CEOs are prioritizing gender equity — 78 percent of them have included it in their top 10 priorities.
Gender equity is a worthwhile undertaking. In addition to positively benefiting society, it expands the economic footprint of a company.
Achieving gender parity starts with simple, yet crucial, actions that can be taken in every organization.
Here’s where to start.
1. The Hiring Process
Internal hiring is an opportunity to move a company toward gender equity and reap the associated economic benefits. Using data and facts, base promotions on the best fit for a role, while leaving unconscious bias at the door. Champion those who deserve acknowledgment and base salaries on fairness.
2. Create a Culture of Inclusion
An inclusive culture with a focus on equity is better for everyone, both men and women. Organizations that demonstrate such are shown to have a 95 percent employee career path satisfaction rate, wherein women can earn up to 51 percent more and are four times as likely to advance, and men are twice as likely to advance.
A culture of inclusion should also look at the role men play in gender equity (gender equity isn’t a synonym for women’s rights). Provide all employees with workplace flexibility and normalize caregiver leave for both women and men. It’s shown men who have better access to flexible work environments are more productive, perform better, can take on more work and are more present.
When men are freed up to spend more time with their families and take on more of the domestic workload, women benefit, too.
Related: Gender Equity as a Men’s Issue
3. Welcome Breadwinning Mothers
Breadwinning mothers make up a huge portion of our workforce — Moms are the breadwinners in 40 percent of U.S. households with children under the age of 18 — and it’s incorrect to assume mothers are less committed to their work and therefore a less valuable in the workforce. Yet, it happens. Currently, women experience a 4 percent earning drop in hourly wages per child. Meanwhile, mothers are the most productive employees over the course of the careers.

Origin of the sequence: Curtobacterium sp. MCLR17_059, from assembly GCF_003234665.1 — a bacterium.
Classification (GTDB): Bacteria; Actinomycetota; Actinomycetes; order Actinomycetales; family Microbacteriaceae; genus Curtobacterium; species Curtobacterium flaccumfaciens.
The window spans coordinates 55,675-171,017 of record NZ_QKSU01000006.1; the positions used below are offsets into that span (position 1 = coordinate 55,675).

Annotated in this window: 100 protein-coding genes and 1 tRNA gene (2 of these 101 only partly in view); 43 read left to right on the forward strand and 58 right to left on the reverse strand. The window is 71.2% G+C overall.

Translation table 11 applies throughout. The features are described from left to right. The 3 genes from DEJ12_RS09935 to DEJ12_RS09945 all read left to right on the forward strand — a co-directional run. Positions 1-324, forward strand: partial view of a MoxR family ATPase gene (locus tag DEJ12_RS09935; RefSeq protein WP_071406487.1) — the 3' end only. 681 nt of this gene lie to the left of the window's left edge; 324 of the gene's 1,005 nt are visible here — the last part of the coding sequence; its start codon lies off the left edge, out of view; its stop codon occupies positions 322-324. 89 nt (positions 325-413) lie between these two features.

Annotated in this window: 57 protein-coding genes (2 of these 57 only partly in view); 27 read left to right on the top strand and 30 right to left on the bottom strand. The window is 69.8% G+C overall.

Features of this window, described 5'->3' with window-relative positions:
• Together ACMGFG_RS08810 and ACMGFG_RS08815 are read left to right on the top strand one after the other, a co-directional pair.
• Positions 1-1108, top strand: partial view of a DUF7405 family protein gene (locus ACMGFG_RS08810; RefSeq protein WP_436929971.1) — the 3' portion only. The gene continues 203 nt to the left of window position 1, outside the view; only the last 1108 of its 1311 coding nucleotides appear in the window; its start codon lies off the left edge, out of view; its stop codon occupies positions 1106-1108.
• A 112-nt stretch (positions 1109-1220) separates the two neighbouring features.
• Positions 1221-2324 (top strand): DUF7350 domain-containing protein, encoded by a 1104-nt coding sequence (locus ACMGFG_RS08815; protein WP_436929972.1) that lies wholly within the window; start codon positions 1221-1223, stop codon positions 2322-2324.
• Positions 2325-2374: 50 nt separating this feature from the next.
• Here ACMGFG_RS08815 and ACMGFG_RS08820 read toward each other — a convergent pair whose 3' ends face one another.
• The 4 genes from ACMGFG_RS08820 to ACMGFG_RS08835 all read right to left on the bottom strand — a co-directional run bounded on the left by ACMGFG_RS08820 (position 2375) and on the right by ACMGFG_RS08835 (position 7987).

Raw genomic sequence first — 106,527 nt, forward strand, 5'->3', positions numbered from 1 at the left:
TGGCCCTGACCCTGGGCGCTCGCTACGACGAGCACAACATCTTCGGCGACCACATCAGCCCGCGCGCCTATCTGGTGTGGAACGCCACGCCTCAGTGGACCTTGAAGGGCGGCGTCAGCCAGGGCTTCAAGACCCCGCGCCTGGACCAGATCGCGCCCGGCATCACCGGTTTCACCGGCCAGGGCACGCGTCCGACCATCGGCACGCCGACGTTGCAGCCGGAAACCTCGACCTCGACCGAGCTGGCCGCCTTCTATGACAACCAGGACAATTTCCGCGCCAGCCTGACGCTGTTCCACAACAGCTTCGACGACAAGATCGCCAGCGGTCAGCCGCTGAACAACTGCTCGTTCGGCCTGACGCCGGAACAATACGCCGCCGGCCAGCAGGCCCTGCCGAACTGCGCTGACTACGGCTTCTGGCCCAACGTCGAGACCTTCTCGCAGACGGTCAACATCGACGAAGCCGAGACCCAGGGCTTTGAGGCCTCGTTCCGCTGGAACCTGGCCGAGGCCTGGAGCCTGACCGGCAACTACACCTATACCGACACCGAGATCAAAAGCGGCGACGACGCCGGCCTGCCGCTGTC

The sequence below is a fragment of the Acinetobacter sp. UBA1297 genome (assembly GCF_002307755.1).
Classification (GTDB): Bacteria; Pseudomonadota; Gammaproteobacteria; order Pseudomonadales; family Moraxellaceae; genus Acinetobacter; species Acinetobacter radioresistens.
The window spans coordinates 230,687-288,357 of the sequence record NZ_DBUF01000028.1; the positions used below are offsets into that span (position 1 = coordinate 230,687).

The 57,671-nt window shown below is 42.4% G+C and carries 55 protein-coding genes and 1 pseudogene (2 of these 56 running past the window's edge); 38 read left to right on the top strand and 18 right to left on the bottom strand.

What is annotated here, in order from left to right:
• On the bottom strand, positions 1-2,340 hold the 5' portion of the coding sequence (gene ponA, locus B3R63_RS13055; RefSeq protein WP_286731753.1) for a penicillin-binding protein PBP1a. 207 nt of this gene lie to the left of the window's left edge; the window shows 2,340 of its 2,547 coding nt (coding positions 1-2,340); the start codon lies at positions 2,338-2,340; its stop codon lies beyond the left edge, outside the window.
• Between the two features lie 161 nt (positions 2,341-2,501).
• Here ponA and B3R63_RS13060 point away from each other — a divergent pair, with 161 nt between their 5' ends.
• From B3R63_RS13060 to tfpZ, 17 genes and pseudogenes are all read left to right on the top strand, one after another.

As the United States faces a workforce shortage of 5 million employees in less than two years, how can we afford to underutilize this talented group?
By ensuring equitable opportunities for breadwinning mothers, we ensure the current and future labor force.
4. Take a Data-driven Approach
Leveraging new technologies decreases a company’s time to gender parity. When gender equity within your company is data-driven, it becomes a quantifiable opportunity.
For example, Pipeline uses artificial intelligence (AI) to operationalize gender equity while simultaneously boosting companies’ financial outcomes. Pipeline’s own research showed that for every 10 percent in gender equity toward parity, businesses experience a 1-2-percent increase in revenue. When a performance review, promotion or salary decision is required, Pipeline’s AI analyzes a company’s data and then makes recommendations. These equitable recommendations promote both men and women — whoever is the best fit — and then calculates a company’s economic gains if they take the recommendation.
See first hand how Pipeline puts companies on the path to gender parity and the resulting profitability.